Everything you need to know about bankruptcies in Belgium

At the beginning of each month, the media eagerly picks up on the latest bankruptcy figures. This is logical, because together with the number of starting entrepreneurs, it is an important indicator for our economy and our society. But what exactly is such a bankruptcy? What procedure do companies that go bankrupt go through? What are the causes of the high number of failures? And what are the expectations for the future? What numbers are we talking about? You can read more about it on this page. Because understanding a problem properly is part of the solution.

Overview of bankruptcies in Belgium over the past 25 years

Bankruptcies in Belgium 1996-2022

Download the latest bankruptcy studies with all details below:

  • detailed analyses and conclusions on the figures
  • a comparison with the figures of other years
  • the evolution on a geographical level
  • the trends per sector
  • the failure rate per legal form
  • an overview of the number of bankruptcies by legal form and by age of the company
  • the number of jobs lost (geographically and by sector)

June 2023

May 2023

April 2023

March 2023

Click the icon to download the study. The studies on bankruptcies were written in Dutch. Most of the graphs are in both national languages, Dutch and French. Older and other studies can be found in our (Dutch) press centre.

Definition: what is a bankruptcy exactly?

In short, bankruptcy is a legal procedure for the self-employed and companies that can no longer pay their bills. In purely legal terms, a company is said to be in a state of bankruptcy if the following two conditions are met:

  • Payment suspension, which means that the organisation is struggling with a structural problem. It is therefore not a one-off default, but an accumulation of defaults.
  • Shocked confidence, which mainly refers to the finding that the company cannot obtain credit or loans.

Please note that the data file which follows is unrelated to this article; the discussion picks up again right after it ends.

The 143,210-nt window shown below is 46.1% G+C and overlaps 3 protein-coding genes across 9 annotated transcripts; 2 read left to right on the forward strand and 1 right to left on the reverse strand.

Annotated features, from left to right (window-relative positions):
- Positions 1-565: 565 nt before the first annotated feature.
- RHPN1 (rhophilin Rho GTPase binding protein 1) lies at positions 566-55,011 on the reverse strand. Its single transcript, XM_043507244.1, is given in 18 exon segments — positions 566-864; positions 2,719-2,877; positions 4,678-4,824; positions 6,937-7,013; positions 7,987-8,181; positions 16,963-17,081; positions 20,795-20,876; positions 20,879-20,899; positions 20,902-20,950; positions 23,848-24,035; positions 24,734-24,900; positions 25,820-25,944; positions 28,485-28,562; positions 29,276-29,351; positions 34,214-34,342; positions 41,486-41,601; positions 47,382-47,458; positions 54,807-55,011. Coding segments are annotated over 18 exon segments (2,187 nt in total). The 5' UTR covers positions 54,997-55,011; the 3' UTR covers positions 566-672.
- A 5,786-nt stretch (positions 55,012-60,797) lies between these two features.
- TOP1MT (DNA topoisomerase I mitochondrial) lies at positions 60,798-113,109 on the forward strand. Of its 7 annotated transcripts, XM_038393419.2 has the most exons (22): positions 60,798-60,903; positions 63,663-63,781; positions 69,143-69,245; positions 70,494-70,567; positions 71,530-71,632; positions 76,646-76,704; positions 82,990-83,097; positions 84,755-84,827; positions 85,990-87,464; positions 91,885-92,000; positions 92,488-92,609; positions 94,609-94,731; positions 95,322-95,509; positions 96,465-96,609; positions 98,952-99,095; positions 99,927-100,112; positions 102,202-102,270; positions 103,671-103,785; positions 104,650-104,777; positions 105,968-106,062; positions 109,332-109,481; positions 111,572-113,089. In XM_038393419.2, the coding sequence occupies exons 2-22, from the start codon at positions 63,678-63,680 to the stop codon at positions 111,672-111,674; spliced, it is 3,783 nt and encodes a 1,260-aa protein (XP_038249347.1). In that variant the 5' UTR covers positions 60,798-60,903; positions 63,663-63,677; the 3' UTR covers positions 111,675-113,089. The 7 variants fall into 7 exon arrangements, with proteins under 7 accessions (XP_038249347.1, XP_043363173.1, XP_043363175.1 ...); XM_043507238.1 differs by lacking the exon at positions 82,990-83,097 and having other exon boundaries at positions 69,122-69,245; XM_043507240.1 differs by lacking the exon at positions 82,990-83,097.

During the procedure, all the assets are sold in order to repay creditors.

How does the bankruptcy procedure work?

The bankruptcy procedure is as follows:

  • Filing for bankruptcy with the Commercial Court. This application can be submitted by the creditors as well as by the debtor himself.
  • Appointment of a receiver. The appointment of a curator is done by the court. The trustee draws up an inventory of all movable and immovable property and of the debts. All assets liable to be seized will be sold to repay creditors.
  • Closing order by the judge. This legally concludes the bankruptcy. The debts that remain outstanding after this judgment are referred to as these 'residual debts of a bankruptcy'.

Since 1 April 2017, the procedure has been completely digital via the Central Solvency Register (Regsol), where those involved can view the bankruptcy file.

The Bankruptcy Act of 1997

In 1997, the legislator took a clear position: a bankruptcy only applied to companies in a 'hopeless situation'. If a company had reasonable chances of survival, it should be protected by the Business Continuity Act, today the judicial reorganisation procedure. In this way, the legislator tried to make bankruptcy an exception.

However, it soon turned out to be a utopia. The number of bankruptcies in Belgium continued to increase year after year and the WCO mainly aroused the resentment of creditors. Inadequate communication regarding unpaid invoices, while there was an obligation to deliver. The creditors were logically not happy about it.

The insolvency law reform in 2018

With the insolvency law that came into effect in May 2018, then Minister of Justice Koen Geens opted for a radically different approach to bankruptcies. Among other things, he ensured that the legislation was more in line with economic reality. A more modern and broader concept of entrepreneurship meant, for example, that liberal professions, agricultural entities, (certain) non-profit organisations and all natural persons with a self-employed professional activity could also go bankrupt. In addition, the new law focused much more on prevention and made every effort to give the bankrupt a second chance. And so, we are still trying to get rid of that negative connotation associated with bankruptcy.